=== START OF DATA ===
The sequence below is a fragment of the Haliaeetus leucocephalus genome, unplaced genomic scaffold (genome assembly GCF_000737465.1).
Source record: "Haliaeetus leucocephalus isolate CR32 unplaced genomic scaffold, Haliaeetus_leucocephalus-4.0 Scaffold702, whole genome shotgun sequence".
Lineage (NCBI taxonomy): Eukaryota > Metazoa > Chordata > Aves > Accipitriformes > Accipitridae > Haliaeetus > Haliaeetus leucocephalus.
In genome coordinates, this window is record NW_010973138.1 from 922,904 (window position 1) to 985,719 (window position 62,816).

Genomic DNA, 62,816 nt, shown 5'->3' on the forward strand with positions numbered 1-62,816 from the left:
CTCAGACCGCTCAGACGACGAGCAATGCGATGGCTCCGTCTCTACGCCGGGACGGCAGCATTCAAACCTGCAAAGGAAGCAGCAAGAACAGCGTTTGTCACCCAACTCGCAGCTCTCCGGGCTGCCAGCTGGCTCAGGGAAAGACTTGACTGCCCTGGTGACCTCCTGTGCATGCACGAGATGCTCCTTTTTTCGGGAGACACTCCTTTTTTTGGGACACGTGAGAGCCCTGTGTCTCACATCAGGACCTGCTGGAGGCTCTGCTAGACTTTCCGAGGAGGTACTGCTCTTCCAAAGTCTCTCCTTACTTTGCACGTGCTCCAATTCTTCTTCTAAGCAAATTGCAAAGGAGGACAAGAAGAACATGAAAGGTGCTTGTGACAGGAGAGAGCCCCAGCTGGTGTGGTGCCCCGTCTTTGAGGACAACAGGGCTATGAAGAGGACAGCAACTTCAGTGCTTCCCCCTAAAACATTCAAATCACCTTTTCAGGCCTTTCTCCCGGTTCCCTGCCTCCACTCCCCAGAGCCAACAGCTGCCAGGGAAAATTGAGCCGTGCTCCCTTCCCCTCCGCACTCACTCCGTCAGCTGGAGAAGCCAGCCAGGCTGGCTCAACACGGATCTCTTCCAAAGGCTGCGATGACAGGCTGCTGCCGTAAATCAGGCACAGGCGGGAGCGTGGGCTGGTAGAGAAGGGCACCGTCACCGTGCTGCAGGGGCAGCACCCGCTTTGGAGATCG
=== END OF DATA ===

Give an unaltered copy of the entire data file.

The sequence below is a fragment of the Haliaeetus leucocephalus genome, unplaced genomic scaffold (genome assembly GCF_000737465.1).
Source record: "Haliaeetus leucocephalus isolate CR32 unplaced genomic scaffold, Haliaeetus_leucocephalus-4.0 Scaffold702, whole genome shotgun sequence".
Lineage (NCBI taxonomy): Eukaryota > Metazoa > Chordata > Aves > Accipitriformes > Accipitridae > Haliaeetus > Haliaeetus leucocephalus.
In genome coordinates, this window is record NW_010973138.1 from 922,904 (window position 1) to 985,719 (window position 62,816).

Genomic DNA, 62,816 nt, shown 5'->3' on the forward strand with positions numbered 1-62,816 from the left:
CTCAGACCGCTCAGACGACGAGCAATGCGATGGCTCCGTCTCTACGCCGGGACGGCAGCATTCAAACCTGCAAAGGAAGCAGCAAGAACAGCGTTTGTCACCCAACTCGCAGCTCTCCGGGCTGCCAGCTGGCTCAGGGAAAGACTTGACTGCCCTGGTGACCTCCTGTGCATGCACGAGATGCTCCTTTTTTCGGGAGACACTCCTTTTTTTGGGACACGTGAGAGCCCTGTGTCTCACATCAGGACCTGCTGGAGGCTCTGCTAGACTTTCCGAGGAGGTACTGCTCTTCCAAAGTCTCTCCTTACTTTGCACGTGCTCCAATTCTTCTTCTAAGCAAATTGCAAAGGAGGACAAGAAGAACATGAAAGGTGCTTGTGACAGGAGAGAGCCCCAGCTGGTGTGGTGCCCCGTCTTTGAGGACAACAGGGCTATGAAGAGGACAGCAACTTCAGTGCTTCCCCCTAAAACATTCAAATCACCTTTTCAGGCCTTTCTCCCGGTTCCCTGCCTCCACTCCCCAGAGCCAACAGCTGCCAGGGAAAATTGAGCCGTGCTCCCTTCCCCTCCGCACTCACTCCGTCAGCTGGAGAAGCCAGCCAGGCTGGCTCAACACGGATCTCTTCCAAAGGCTGCGATGACAGGCTGCTGCCGTAAATCAGGCACAGGCGGGAGCGTGGGCTGGTAGAGAAGGGCACCGTCACCGTGCTGCAGGGGCAGCACCCGCTTTGGAGATCG